Iran, Hezbollah Pull Back From Israeli Border at Russia's Request, Syrian Watchdog Group Says

Iran, Hezbollah and other Tehran-backed militias in Syria have begun withdrawing from the disputed Golan Heights border with Israel, a watchdog group announced Thursday.

The Syrian Observatory for Human Rights (SOHR) said that the militants were headed 40 kilometers (25 miles) away from the border, in response to Russian demands following previously reported negotiations between Moscow and Israel.

Earlier this month, a delegation of senior Russian officials traveled to Israel, where the two countries discussed the future of Syria and a plan to move Iran's militias away from the region of southern Syria that borders Israel. Moscow and Tehran are deployed in Syria to provide military and other support to Syrian President Bashar al-Assad in his fight against rebel groups.

An Israeli soldiers stands on Mount Bental in the Israel-annexed Golan Heights, on May 10. In the past few months, Israel has stepped up strikes on Iranian forces and Iranian-backed groups. JALAA MAREY/AFP/Getty Images

In the past few months, Israel has stepped up strikes on Iranian forces and Iranian-backed groups, such as the Lebanese militant organization Hezbollah. Although these groups are in Syria to support Assad, they are also openly hostile to Israel. As a result, the Israeli military has moved to preemptively target Iran and its allied militias.

Following the initial reports on Russia and Israel's agreement, a top Iranian general brushed aside the possibility of withdrawal.

"The Zionist regime's greatest fear is the proximity of Muslim fighters near its border. It has come to pass. Now that this has come true, the U.S. and Israel are making desperate efforts to change the situation. But they should know that this condition is not going to change," Iran's Brigadier General Masoud Jazayeri said. The SOHR's report suggests that the condition did change, however.

Israeli Energy Minister and cabinet member Yuval Steinitz recently appeared to threaten that his nation could kill Assad if necessary to stop Iran. "If Syrian President Bashar Assad continues allowing the Iranians to operate out of Syria, it would be the end of him, the end of his regime," Steinitz said last month.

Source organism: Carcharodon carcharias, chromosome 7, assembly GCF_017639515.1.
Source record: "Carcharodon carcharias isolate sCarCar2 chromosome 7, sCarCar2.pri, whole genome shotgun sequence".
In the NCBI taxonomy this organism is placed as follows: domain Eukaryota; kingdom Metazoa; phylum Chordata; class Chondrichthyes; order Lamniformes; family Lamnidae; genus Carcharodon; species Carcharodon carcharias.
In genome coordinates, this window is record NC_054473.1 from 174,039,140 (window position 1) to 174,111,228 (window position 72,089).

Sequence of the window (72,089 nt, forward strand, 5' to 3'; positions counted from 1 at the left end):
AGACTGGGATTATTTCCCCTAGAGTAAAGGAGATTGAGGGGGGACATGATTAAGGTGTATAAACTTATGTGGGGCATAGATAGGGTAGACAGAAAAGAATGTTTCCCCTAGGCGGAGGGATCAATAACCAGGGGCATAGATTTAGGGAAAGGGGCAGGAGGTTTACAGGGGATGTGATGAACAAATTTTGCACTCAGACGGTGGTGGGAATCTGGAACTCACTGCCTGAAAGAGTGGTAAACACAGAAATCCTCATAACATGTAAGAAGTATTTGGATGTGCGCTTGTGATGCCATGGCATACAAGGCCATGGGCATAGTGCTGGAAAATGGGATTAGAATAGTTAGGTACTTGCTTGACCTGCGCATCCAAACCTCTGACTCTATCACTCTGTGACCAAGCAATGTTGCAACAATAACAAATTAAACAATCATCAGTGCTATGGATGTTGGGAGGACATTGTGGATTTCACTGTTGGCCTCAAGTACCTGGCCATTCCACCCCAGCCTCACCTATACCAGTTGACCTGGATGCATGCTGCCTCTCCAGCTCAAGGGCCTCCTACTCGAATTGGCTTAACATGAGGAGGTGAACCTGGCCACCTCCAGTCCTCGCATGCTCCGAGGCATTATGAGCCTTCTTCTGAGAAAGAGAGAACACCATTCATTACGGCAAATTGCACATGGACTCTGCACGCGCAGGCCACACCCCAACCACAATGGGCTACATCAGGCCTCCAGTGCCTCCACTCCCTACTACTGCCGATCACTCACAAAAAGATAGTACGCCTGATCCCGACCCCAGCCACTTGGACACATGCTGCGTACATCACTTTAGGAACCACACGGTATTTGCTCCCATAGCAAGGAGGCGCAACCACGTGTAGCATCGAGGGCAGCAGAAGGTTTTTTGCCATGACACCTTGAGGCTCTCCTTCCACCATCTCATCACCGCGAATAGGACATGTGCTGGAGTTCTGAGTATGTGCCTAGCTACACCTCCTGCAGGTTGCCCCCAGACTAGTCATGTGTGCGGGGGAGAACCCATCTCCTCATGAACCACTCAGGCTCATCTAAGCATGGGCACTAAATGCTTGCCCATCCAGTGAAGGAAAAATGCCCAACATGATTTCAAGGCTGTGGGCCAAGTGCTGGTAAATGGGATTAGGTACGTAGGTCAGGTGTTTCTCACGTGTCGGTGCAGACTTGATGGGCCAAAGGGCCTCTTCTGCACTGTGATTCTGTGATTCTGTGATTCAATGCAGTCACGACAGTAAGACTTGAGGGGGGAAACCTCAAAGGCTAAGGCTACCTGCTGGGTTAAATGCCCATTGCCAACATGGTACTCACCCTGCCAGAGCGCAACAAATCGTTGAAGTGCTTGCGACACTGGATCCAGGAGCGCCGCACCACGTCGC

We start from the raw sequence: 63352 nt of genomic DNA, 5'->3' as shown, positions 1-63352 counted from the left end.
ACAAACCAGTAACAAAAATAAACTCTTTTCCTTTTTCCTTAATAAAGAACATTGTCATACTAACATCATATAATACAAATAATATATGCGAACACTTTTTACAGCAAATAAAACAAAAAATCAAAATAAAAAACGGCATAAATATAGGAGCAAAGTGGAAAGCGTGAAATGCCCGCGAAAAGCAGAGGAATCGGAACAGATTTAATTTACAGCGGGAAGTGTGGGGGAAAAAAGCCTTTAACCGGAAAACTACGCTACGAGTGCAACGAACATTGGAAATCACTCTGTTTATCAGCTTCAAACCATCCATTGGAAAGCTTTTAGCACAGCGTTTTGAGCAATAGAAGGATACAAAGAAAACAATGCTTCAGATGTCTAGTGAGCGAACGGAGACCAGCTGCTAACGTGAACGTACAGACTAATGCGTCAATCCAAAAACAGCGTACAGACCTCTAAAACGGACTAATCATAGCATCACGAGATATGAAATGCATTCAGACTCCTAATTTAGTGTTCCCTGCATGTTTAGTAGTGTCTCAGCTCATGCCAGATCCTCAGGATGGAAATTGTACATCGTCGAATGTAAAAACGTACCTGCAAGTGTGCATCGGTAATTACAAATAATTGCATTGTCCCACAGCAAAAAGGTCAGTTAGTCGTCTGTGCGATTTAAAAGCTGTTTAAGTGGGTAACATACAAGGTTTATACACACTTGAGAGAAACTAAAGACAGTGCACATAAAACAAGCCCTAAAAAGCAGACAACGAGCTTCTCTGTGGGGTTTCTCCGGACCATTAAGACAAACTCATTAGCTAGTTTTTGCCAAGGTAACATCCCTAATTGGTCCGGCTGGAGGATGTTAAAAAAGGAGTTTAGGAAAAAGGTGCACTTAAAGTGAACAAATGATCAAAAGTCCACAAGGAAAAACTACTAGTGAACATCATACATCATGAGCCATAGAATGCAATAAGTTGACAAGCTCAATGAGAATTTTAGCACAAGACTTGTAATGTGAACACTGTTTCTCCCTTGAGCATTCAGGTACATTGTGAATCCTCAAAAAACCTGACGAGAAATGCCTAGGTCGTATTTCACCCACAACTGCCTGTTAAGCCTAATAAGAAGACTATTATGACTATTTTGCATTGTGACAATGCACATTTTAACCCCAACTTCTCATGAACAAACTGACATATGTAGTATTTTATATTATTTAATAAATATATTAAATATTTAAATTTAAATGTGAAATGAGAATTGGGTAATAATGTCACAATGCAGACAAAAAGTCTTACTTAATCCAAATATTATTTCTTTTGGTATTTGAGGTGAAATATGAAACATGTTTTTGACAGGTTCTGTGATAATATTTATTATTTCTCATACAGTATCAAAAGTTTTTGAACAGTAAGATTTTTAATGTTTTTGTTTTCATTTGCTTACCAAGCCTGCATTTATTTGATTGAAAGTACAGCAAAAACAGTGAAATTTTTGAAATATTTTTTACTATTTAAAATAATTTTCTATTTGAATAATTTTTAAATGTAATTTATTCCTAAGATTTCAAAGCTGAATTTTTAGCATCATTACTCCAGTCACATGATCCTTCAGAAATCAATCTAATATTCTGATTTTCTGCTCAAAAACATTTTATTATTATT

Israeli Merkava tanks are deployed near the Syrian border in the Israel-annexed Golan Heights on May 10. The Syrian Observatory for Human Rights (SOHR) said that Hezbollah and other Tehran-backed militias have begun withdrawing from the border. MENAHEM KAHANA/AFP/Getty Images

Iran's withdrawal also comes as Assad's forces have launched an offensive on Syria's rebel-held southwest region. Syrian military helicopters dropped leaflets over the region on Tuesday, warning of pending attacks. Damascus also called on local civilians to help Assad's forces remove rebels from the region. However, the region was one of the first in Syria to rise up against the government at the start of the war, seven years ago.

Since Tuesday, thousands of civilians have escaped the region, Al Jazeera reported. Most have fled to other rebel-held strongholds still unaffected by the offensive. Assad's military has turned its attention to the south following successful campaigns to take back control of Damascus and the surrounding regions.

For their part, rebels fighting in the south have vowed to put up a major defense in response to Assad's advance.

"We have made up our minds. There will be no retreat from the principles of the revolution or surrender of a single inch of the Syrian south," Nassim Abu Arra, commander of one of the main Free Syrian Army groups in southern Syria, told Reuters. "If the regime launches any attack on any sector of the south, it will be faced by volcanoes of fire."